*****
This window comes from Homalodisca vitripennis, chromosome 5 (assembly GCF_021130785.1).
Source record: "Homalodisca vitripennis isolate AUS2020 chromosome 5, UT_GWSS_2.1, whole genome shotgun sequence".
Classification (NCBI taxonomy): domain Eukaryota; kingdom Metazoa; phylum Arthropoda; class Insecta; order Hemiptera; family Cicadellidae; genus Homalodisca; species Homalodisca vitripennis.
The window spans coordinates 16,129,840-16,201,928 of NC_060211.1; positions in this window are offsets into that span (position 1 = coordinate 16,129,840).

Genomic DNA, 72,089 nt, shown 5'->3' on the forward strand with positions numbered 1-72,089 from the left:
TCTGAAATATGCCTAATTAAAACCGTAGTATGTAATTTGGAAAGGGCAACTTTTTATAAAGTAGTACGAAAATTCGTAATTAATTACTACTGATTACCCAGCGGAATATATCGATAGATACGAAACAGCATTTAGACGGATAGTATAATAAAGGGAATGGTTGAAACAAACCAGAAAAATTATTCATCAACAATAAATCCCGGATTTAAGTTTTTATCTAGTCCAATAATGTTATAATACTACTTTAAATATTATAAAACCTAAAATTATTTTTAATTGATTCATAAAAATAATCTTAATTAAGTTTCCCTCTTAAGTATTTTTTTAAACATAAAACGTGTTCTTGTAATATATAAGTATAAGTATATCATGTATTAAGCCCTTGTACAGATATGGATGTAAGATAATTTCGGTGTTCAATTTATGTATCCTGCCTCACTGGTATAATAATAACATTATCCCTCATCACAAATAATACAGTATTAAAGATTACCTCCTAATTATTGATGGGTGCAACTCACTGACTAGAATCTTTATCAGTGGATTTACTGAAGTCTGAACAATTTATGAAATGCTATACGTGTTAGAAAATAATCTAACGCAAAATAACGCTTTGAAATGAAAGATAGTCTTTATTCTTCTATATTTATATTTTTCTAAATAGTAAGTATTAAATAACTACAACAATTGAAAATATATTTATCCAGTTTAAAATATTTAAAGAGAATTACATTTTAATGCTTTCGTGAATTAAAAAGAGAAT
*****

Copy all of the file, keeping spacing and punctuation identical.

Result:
This window comes from Homalodisca vitripennis, chromosome 5 (assembly GCF_021130785.1).
Source record: "Homalodisca vitripennis isolate AUS2020 chromosome 5, UT_GWSS_2.1, whole genome shotgun sequence".
Classification (NCBI taxonomy): domain Eukaryota; kingdom Metazoa; phylum Arthropoda; class Insecta; order Hemiptera; family Cicadellidae; genus Homalodisca; species Homalodisca vitripennis.
The window spans coordinates 16,129,840-16,201,928 of NC_060211.1; positions in this window are offsets into that span (position 1 = coordinate 16,129,840).

Genomic DNA, 72,089 nt, shown 5'->3' on the forward strand with positions numbered 1-72,089 from the left:
TCTGAAATATGCCTAATTAAAACCGTAGTATGTAATTTGGAAAGGGCAACTTTTTATAAAGTAGTACGAAAATTCGTAATTAATTACTACTGATTACCCAGCGGAATATATCGATAGATACGAAACAGCATTTAGACGGATAGTATAATAAAGGGAATGGTTGAAACAAACCAGAAAAATTATTCATCAACAATAAATCCCGGATTTAAGTTTTTATCTAGTCCAATAATGTTATAATACTACTTTAAATATTATAAAACCTAAAATTATTTTTAATTGATTCATAAAAATAATCTTAATTAAGTTTCCCTCTTAAGTATTTTTTTAAACATAAAACGTGTTCTTGTAATATATAAGTATAAGTATATCATGTATTAAGCCCTTGTACAGATATGGATGTAAGATAATTTCGGTGTTCAATTTATGTATCCTGCCTCACTGGTATAATAATAACATTATCCCTCATCACAAATAATACAGTATTAAAGATTACCTCCTAATTATTGATGGGTGCAACTCACTGACTAGAATCTTTATCAGTGGATTTACTGAAGTCTGAACAATTTATGAAATGCTATACGTGTTAGAAAATAATCTAACGCAAAATAACGCTTTGAAATGAAAGATAGTCTTTATTCTTCTATATTTATATTTTTCTAAATAGTAAGTATTAAATAACTACAACAATTGAAAATATATTTATCCAGTTTAAAATATTTAAAGAGAATTACATTTTAATGCTTTCGTGAATTAAAAAGAGAAT